In the United States, it’s very common for people to get married
and divorced. According to the
American Psychological Association (APA), “In Western cultures, more than 90 percent of people marry
by age 50.” However, not all marriages last. The APA says, “about
40 to 50 percent of married couples in the United States divorce,”
and the divorce rate for second and subsequent marriages is higher than
it is for first marriages –
that’s a lot of divorces.
Many people who have been through a
divorce would argue that it should be easier. But, when you consider what goes
into the division of assets, it’s understandable why it takes as
long as it does. Arguably, if divorce were more streamlined, unhappy spouses
would be doing it sooner than later, and more dissatisfied spouses would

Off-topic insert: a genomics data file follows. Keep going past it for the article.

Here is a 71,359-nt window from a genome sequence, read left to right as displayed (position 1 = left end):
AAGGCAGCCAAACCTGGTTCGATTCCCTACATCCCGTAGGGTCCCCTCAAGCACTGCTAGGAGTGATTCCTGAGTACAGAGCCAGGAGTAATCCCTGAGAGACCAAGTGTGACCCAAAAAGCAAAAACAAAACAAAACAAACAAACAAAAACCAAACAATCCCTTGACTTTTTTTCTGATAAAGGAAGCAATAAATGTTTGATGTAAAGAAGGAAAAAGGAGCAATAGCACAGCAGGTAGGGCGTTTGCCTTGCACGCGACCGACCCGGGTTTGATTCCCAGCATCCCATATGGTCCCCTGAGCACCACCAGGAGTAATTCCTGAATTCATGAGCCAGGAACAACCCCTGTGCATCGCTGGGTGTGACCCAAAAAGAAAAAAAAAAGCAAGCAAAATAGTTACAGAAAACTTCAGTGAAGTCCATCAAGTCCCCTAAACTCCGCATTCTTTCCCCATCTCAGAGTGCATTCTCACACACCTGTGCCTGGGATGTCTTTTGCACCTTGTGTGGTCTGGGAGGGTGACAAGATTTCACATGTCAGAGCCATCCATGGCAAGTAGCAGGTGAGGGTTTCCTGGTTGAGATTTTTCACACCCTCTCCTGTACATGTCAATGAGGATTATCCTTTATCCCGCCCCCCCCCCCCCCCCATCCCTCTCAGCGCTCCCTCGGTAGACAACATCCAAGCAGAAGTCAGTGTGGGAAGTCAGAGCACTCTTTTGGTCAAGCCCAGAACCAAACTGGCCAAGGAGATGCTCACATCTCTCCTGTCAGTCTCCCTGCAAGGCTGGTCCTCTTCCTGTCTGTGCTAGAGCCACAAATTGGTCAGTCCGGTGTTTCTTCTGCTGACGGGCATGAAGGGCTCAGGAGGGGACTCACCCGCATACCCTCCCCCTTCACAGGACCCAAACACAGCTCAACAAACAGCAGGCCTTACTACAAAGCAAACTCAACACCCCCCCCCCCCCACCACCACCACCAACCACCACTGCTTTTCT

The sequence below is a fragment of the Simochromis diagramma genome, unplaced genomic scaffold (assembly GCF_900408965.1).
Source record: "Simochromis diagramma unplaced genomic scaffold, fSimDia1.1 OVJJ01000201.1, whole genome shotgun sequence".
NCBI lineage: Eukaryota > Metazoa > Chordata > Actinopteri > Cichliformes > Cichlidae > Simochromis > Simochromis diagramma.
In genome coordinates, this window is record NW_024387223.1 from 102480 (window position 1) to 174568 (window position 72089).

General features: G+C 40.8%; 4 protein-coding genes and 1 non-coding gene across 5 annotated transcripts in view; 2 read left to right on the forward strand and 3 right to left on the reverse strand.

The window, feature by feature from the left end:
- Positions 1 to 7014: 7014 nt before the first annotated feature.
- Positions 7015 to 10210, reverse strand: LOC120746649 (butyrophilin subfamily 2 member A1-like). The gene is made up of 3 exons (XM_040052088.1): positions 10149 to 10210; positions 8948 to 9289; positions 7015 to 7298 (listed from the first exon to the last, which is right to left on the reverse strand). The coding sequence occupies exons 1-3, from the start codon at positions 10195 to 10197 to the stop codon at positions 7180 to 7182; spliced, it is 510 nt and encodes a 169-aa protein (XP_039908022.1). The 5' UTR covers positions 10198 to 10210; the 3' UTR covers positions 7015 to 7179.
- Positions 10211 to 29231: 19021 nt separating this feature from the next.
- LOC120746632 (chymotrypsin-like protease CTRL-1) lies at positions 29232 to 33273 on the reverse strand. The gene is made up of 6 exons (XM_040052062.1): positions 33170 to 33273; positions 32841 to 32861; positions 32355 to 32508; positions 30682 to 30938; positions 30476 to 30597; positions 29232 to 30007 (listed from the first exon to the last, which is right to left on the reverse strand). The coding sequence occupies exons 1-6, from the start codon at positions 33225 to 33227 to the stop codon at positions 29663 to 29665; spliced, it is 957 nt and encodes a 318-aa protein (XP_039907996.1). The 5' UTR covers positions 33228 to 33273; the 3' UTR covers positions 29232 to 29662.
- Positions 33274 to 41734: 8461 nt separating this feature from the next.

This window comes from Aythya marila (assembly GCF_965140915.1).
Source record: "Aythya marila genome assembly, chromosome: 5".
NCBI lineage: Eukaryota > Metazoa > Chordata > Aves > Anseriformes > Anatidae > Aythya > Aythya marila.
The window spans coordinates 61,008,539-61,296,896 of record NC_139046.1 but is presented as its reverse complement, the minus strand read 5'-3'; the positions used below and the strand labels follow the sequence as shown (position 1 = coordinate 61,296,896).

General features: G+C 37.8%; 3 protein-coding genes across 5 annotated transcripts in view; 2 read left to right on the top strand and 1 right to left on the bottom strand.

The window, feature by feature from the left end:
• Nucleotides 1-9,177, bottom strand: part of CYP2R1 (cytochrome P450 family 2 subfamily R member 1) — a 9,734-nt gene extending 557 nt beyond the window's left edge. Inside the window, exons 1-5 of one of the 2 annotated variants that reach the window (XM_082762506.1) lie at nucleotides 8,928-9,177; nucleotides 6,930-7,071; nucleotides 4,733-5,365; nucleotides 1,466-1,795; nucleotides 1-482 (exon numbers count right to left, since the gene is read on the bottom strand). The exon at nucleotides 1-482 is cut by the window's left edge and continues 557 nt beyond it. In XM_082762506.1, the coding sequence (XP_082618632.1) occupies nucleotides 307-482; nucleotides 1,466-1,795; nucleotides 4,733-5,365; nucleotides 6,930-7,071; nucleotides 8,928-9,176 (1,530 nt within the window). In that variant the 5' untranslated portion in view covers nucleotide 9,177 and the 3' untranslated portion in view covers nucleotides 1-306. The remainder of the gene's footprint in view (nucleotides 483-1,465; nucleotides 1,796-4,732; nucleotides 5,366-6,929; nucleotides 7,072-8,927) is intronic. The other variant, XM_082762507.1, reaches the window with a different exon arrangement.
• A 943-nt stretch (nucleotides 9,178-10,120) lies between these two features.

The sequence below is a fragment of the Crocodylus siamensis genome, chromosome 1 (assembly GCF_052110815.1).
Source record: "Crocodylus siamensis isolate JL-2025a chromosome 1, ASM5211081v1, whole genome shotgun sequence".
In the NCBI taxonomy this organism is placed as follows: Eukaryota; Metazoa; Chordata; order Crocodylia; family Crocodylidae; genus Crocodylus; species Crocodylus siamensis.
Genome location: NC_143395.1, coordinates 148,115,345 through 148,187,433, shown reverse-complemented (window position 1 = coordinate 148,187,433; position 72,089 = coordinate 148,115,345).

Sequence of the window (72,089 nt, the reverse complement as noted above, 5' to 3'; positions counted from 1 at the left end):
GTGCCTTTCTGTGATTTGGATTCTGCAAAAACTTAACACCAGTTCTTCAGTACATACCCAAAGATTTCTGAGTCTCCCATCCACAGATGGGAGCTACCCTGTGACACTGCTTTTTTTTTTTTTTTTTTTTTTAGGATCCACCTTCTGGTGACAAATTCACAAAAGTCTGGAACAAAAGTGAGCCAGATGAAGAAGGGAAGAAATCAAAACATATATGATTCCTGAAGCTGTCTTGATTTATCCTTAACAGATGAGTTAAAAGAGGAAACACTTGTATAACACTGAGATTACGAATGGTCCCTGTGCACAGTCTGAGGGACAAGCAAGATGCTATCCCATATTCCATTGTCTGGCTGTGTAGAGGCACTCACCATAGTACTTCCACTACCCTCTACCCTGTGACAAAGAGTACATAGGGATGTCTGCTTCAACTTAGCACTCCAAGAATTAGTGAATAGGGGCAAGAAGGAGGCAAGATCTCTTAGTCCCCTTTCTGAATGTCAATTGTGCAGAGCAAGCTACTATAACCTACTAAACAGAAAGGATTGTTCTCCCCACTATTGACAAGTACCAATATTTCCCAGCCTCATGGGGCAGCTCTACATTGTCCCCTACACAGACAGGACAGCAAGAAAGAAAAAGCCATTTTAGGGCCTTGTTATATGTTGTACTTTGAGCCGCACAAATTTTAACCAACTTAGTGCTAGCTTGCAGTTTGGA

be filing the divorce papers instead of deciding to stay in deeply unsatisfying
Is There a Simpler Way to Divorce?
In California, there are two ways for a couple to divorce: 1) through a
traditional divorce, and 2) through a “summary dissolution.”
So, yes, there is an easier way to divorce; however, not every couple
qualifies for a summary dissolution. What are the benefits of a summary
dissolution? One, it does not involve as much paperwork and second, the
couple is not required to appear in court before a judge.
Requirements for filing a summary dissolution in California:
- You have been married less than five years.
- You and your spouse do not have any children together.
- Neither you, nor your spouse own a home.
- Neither of you own any real estate whatsoever.
- The total value of the community property owned by you and your spouse
does not exceed $25,000; this figure does not include automobiles.
- Together, you and your spouse do not owe more than $4,000 in debt. Again,
this does not include any auto loans.
- You and your spouse both waive any right to spousal support.
In order to qualify for a summary dissolution, you and your spouse must
reach a written agreement about
dividing your marital assets and debts. Additionally, you and your spouse must
be on the same page about all aspects of the summary dissolution. In other